Ghost guns are homemade firearms that are practically untraceable because they have no serial number. These are legal to sell and possess on a federal level because the Bureau of Alcohol, Tobacco, Firearms and Explosives (ATF) defines “firearms” only as finished firearms, frames, and receivers, so those parts that are sold unfinished are not covered by federal law, even if completing them means simply drilling a few holes and putting the thing together. But in California, a number of state laws specifically cover ghost guns, including those that are 3D printed. This is important because these weapons are becoming increasingly common in California, particularly in San Diego County, where local law enforcement agencies have noticed a 169% increase in ghost guns over the last few years.
What Are California’s Existing Rules on Ghost Guns?
In 2016, California passed its first batch of laws addressing the increasingly common problem of homemade guns without serial numbers, all of which also apply to 3D printed guns. Since 2018, everyone who makes their own firearm is required to apply to the Department of Justice (DOJ) to get a unique serial number for their weapon. The DOJ will only issue new serial numbers to those who have:
- a firearm safety certificate
- completed a firearms background check to confirm they are legally eligible to possess a gun
- proof that they are at least 21 years old
- given a full description of the gun they plan to assemble
Once the person receives the serial number, they are legally required to add the number to the gun within 10 days of completing the firearm. Once the DOJ has the information about the newly created gun and its owner, that person cannot generally sell or transfer possession of the weapon. It’s worth mentioning that possession of an unregistered or improperly registered firearm is a crime punishable by up to 3 years in state prison.
Naturally, all homemade guns are also legally required to follow all state firearms laws, meaning they must incorporate a number of safety features and cannot be a prohibited type such as a machine gun or assault rifle.
New Homemade Guns Laws in 2022
Unfortunately while the state passed the existing laws in 2016, ghost guns continued to be a problem in California. In fact, a good number of people who possess unregistered self-assembled firearms are those who cannot pass state or federal background checks because they have a criminal conviction for a felony or certain violent misdemeanor offenses such as domestic violence that prohibit them from owning a gun for the sake of public safety.
That’s why after the nation continued to experience even more deadly instances of gun violence, California passed even more gun laws to limit the use of ghost guns. While originally slated to take effect in 2025, the legislature even passed a new law to speed up the implementation of these new gun laws so they are set to go into effect on July 1, 2022. Now sellers of unfinished receivers and frames will be subject to a similar gun control policy as the sellers of ammunition, meaning they will need to obtain a license before they can sell more than one unfinished gun part in a 30 day period and employees of these businesses must regularly pass background checks. Sales of ghost gun parts will also no longer be permitted online and instead must be done in-person after a background check. Buyers must be over 21 and the sales must be well documented.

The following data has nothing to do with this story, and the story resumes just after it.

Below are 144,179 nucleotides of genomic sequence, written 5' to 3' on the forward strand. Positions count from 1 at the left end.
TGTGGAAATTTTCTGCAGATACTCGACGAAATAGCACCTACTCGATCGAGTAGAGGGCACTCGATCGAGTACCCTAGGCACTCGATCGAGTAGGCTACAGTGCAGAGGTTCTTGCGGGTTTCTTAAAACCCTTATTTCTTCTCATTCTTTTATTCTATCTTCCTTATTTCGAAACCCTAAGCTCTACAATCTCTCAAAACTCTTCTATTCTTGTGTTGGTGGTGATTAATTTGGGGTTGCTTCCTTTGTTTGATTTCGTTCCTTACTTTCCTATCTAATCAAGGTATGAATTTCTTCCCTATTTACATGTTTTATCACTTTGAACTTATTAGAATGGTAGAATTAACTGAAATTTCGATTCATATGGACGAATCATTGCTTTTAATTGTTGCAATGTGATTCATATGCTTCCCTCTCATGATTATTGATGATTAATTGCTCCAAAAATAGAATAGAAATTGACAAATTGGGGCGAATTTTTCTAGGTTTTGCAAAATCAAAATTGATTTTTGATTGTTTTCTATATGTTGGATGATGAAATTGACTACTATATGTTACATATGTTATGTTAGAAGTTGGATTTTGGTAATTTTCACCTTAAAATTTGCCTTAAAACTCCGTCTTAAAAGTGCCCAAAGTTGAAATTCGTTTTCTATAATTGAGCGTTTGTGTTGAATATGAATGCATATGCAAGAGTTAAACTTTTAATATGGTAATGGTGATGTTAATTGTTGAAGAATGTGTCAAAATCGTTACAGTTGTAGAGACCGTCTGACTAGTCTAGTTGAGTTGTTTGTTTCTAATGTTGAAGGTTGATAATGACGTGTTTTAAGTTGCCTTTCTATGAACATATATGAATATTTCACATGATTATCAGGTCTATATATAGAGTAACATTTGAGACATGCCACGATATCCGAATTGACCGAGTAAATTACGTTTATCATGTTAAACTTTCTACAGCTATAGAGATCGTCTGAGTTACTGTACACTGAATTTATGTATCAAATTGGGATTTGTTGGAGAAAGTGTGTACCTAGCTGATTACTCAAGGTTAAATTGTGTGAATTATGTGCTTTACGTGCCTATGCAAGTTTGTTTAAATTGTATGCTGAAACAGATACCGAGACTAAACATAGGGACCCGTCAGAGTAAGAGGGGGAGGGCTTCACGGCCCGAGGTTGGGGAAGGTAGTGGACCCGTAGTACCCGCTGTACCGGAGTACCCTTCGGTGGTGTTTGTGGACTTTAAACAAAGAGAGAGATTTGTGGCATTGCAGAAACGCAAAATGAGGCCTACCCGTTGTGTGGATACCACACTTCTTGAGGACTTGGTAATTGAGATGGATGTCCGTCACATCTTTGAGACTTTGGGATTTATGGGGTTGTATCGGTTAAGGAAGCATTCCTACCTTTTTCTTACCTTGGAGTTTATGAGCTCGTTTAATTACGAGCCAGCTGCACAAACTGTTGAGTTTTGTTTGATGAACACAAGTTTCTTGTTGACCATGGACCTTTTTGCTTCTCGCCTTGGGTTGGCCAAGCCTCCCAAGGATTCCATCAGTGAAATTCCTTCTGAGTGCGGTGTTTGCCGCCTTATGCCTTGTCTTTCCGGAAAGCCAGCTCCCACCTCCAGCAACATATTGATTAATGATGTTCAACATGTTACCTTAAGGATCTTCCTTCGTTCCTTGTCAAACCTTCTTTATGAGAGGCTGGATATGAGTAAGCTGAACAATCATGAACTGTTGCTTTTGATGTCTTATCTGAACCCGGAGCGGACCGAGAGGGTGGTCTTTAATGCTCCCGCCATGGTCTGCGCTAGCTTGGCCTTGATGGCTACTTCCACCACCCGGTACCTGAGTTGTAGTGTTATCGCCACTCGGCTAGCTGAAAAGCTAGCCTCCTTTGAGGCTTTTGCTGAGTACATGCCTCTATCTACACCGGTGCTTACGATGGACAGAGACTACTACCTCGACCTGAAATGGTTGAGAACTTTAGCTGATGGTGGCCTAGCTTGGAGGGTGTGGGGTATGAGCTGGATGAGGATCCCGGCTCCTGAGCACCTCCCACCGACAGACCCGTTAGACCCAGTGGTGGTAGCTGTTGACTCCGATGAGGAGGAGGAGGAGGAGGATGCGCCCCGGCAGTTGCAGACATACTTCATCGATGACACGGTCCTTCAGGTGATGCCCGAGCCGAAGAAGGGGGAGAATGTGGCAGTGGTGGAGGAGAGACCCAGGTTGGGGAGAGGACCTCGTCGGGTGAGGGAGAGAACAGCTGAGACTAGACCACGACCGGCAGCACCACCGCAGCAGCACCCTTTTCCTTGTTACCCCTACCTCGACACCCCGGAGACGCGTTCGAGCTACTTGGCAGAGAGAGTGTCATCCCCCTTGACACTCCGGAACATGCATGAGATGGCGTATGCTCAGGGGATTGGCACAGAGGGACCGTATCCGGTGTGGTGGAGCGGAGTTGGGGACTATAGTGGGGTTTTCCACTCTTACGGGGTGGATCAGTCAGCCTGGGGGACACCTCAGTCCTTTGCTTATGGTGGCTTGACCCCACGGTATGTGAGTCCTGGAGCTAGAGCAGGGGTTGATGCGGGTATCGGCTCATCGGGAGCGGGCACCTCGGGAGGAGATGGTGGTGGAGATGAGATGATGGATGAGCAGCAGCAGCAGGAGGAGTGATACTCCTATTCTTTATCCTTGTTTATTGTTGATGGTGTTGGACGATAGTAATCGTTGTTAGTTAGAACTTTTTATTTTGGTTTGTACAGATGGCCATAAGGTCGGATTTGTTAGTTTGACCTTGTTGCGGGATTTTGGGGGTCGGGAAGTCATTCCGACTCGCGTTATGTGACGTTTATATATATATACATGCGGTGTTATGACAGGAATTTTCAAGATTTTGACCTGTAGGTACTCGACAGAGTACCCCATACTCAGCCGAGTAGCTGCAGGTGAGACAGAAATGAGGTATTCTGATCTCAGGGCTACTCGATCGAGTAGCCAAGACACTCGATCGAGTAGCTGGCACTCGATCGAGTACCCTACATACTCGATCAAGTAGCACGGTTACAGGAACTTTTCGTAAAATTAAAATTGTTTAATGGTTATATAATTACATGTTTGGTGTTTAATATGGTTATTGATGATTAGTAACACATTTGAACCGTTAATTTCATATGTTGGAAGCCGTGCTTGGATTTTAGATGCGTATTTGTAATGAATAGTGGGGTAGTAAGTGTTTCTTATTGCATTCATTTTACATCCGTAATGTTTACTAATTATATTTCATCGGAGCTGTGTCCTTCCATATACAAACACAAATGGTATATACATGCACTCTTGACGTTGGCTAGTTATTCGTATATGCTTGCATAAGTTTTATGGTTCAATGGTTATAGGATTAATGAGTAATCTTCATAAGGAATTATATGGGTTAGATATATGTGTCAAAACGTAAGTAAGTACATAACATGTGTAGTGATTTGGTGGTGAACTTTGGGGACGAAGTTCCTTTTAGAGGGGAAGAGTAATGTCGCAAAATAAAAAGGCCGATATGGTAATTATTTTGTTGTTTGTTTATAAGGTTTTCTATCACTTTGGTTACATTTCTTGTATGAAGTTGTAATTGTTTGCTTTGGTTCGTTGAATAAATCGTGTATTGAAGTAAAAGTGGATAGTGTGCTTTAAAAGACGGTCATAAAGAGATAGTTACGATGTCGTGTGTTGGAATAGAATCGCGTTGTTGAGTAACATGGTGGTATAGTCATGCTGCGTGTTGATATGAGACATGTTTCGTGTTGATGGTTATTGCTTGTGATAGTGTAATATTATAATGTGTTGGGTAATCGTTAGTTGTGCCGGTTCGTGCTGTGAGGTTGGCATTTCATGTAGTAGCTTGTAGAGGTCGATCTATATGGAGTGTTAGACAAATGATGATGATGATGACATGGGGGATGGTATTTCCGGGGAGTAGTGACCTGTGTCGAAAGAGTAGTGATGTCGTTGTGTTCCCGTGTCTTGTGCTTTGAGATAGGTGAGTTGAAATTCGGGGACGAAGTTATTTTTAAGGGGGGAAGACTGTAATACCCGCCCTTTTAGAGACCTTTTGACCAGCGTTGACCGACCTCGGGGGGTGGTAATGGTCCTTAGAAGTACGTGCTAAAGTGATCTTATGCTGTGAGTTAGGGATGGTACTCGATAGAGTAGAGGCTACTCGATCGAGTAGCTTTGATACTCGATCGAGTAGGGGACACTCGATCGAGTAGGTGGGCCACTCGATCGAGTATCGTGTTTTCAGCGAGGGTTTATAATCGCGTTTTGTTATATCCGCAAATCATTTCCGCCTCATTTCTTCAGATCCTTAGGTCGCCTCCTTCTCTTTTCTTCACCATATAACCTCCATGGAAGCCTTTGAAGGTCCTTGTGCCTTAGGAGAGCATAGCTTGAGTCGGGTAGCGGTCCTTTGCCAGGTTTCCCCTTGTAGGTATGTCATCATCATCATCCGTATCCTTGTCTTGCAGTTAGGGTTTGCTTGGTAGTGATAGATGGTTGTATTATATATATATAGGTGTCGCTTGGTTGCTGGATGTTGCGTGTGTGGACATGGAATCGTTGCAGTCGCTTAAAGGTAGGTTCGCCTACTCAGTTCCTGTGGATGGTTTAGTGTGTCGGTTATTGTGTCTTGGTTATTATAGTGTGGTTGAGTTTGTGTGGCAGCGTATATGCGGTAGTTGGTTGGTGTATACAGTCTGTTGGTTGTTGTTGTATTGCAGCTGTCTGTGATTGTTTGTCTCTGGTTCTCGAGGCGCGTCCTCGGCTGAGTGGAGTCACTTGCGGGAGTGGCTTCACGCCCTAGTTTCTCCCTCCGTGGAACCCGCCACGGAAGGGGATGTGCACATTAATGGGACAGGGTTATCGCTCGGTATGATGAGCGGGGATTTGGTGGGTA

A New Ghost Gun Proposal on Red Flag Laws
California State Assembly Member Cottie Petrie-Norris of Laguna Beach just introduced another new piece of gun control legislation directed at homemade guns, Assembly Bill 1057. Under California’s current red flag laws, family members, friends, employers, teachers and co-workers can report someone as a potential danger to themselves or others and if a judge agrees, the police can then go to that individual’s home and confiscate all guns on the premises. But oddly, the way the current statute is written, the police cannot confiscate ghost guns -that’s where AB 1057 comes in. The bill would remove this loophole from the current law, so police could also confiscate homemade firearms as well.
Does Any of this Matter?
With ghost guns making up 30% of all of California’s confiscated firearms in 2019, it can seem like these changes aren’t actually making much of a difference. In fact, data indicates that most people making their own firearms are not following through with adding serial numbers, which makes sense to some extent because if the people getting these guns are those who already lost their Second Amendment rights in one way or another, they may be more likely to be willing to break other gun laws.
But it’s one thing to ask people making their own weapons to register them and another thing to make it harder for people who are not supposed to have weapons to get them. And while many of these people would just head to neighboring states like Nevada with looser rules about ghost guns, the Biden administration has just passed a number of executive orders that will make rules like those in California apply nationwide. If no one in the country can legally buy or sell ghost guns documented purchases and background checks and everyone in the country is required to add a serial number after constructing one, this could help reign in the problem at least to some extent.
Ultimately, only time will tell whether these measures will do anything to reduce gun violence or if they’re just making gun ownership more difficult. In the meantime, if you or a loved one has been accused of any kind of weapon-related crime, please call (760) 643-4050 to schedule a free initial consultation with Peter M. Liss.